By Nick Christiansen

Sitcoms are not regarded as the most impressive or clever pieces of media one can watch, but that doesn’t mean they aren’t impressive. Sitcoms produce more episodes and seasons per show than any other genre and they manage to consistently rake in huge amounts of cash. The writers of these shows are able to consistently crank out funny episodes and interesting plots around the same 4-5 characters day after day. After watching the behind the scenes video of Friends, I was left with a feeling of respect for the shows creators; the amount of effort these people put into each episode made me regain some appreciation for a show that I’ve previously been known to bashed for unfunny and mundane writing. To be fair, I re-watched some Seinfeld (a show I remember liking as a child) and found that it drove me crazy with how bad the jokes were so perhaps some sitcoms just don’t age well.

When it comes to One Day at a Time, I found that the writing was very fresh and that even when talking about feminism, it didn’t bother me with overly biased writing. So perhaps Friends is incredibly stale because the recipe of a sitcom revolving around a group of white friends in their 20’s living in New York is very overdone. After all, Seinfeld did it and How I Met Your Mother made the mistake of doing it (yes that show is disappointing), so I myself find find any plot made between a group of friends in that city to be as flavorless as a piece of drywall. Although One Day at a Time doesn’t make sets outside of the home and office very often, at least the cast is very interesting. The mom is Latina and a veteran. With her and the grandma’s banter, something interesting is always said. The show isn’t afraid to get political too. This is generally a very bad thing in my mind, but the show traverses this sensitive territory in a very smooth way. For example, when the mom encounters a coworker that doesn’t listen to her ideas, she doesn’t take her feminist daughter’s advice to confront him, but decides to go straight to the boss to share her idea. This way she skips the drama and a forced speech. The clever writers then set it up where the man steals her idea right in front of her thus setting her up to finally chew the guy out in a fluid and non forceful way. It is easy to tell that a lot of thought went into the writing and it is also very pleasing to have the grandma on the show to counter the feminist daughter’s views with traditional ones. This keeps things balanced and sometimes makes the overly eager daughter reset her views to be more realistic.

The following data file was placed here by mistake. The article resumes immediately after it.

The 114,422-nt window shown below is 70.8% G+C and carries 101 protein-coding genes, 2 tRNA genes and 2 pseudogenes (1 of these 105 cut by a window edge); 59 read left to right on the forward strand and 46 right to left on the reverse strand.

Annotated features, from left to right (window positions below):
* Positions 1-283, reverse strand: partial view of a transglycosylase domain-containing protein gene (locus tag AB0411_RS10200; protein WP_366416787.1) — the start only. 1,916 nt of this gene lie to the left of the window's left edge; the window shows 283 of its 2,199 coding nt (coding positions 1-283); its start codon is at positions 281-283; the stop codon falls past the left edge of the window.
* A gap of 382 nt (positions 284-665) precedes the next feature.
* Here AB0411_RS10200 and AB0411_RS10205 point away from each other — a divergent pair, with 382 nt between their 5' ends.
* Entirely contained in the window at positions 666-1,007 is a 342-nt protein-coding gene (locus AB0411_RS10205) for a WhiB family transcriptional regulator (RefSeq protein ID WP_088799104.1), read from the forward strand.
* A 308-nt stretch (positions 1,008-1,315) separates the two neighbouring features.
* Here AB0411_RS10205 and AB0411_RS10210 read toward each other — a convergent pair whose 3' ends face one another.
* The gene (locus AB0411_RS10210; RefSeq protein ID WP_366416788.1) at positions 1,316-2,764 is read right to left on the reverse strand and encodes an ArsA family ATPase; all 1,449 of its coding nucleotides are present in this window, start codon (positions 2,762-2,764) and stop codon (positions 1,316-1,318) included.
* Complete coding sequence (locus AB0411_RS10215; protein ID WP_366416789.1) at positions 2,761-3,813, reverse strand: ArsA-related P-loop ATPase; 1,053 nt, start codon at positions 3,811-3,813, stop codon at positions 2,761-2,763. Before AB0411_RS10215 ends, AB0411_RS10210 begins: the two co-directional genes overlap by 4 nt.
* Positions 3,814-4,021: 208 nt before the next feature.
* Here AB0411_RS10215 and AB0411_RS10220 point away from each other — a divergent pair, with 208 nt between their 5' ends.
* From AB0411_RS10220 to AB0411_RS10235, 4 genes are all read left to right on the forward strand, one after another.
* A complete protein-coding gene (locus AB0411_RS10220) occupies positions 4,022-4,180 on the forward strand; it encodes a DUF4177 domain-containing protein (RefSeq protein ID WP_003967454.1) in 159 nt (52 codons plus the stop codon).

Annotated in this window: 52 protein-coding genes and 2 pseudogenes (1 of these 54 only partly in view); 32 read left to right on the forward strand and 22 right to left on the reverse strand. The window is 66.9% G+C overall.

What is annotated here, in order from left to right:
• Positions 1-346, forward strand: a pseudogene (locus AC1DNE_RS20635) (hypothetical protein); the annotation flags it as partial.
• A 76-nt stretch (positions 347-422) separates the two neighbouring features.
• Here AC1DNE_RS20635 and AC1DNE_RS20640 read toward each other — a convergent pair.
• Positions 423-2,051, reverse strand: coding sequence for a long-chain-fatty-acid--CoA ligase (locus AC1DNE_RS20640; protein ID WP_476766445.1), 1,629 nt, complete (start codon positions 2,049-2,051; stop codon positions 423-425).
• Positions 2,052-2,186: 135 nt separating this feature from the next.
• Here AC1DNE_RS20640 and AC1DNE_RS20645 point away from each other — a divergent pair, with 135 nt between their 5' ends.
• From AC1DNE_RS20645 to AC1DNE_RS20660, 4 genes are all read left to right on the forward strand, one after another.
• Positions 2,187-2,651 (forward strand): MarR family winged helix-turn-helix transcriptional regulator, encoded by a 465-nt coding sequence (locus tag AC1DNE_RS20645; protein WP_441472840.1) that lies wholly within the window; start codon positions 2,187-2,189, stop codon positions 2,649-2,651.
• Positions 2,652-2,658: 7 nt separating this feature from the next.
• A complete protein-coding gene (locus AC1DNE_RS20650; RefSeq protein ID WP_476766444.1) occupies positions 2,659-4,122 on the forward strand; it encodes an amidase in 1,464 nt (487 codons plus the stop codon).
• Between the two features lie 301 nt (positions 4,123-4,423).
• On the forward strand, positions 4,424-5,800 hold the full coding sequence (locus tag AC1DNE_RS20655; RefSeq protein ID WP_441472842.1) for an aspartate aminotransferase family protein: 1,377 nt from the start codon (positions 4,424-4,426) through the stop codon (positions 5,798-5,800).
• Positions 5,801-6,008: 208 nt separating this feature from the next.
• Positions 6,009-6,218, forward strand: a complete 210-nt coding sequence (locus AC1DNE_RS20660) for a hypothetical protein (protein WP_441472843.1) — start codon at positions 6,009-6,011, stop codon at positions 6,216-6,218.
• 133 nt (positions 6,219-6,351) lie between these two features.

I think it is also safe to say that the producers of this show spend more time writing the script than worrying about things like sets and how they’re gonna build them. This way they can prioritize what really matters in a show (the script) instead of overextending themselves to the point where they have to make writing changes on the fly like in Friends. This show didn’t make me like sitcoms, but I did find myself enjoying the show. Also, the traditional grandmother never ceased to create dialogue moments to shock and appall the feminist daughter (my favorite part of the show). Even the son was fun to watch as he is smart and cocky and overall feels very realistic to me. Back to the set, the crew did a great job at making the home appear as vibrant as the cast. The couch pillows are a bright orange and even the can of coffee in the kitchen is bright yellow. The home decor even compliments the characters. For example, the curtains to the grandma’s room allow for entrances and exits as dramatic as the woman herself. The set even helps tell the story like when grandma puts up a picture of the pope. It is little details like this that let you know that the set builders did a good job. I think the use of multiple cameras also compliments the show well because it allows the acting to be as fluid as possible and therefor conveys the dynamic the actors have between each other as accurately as possible.

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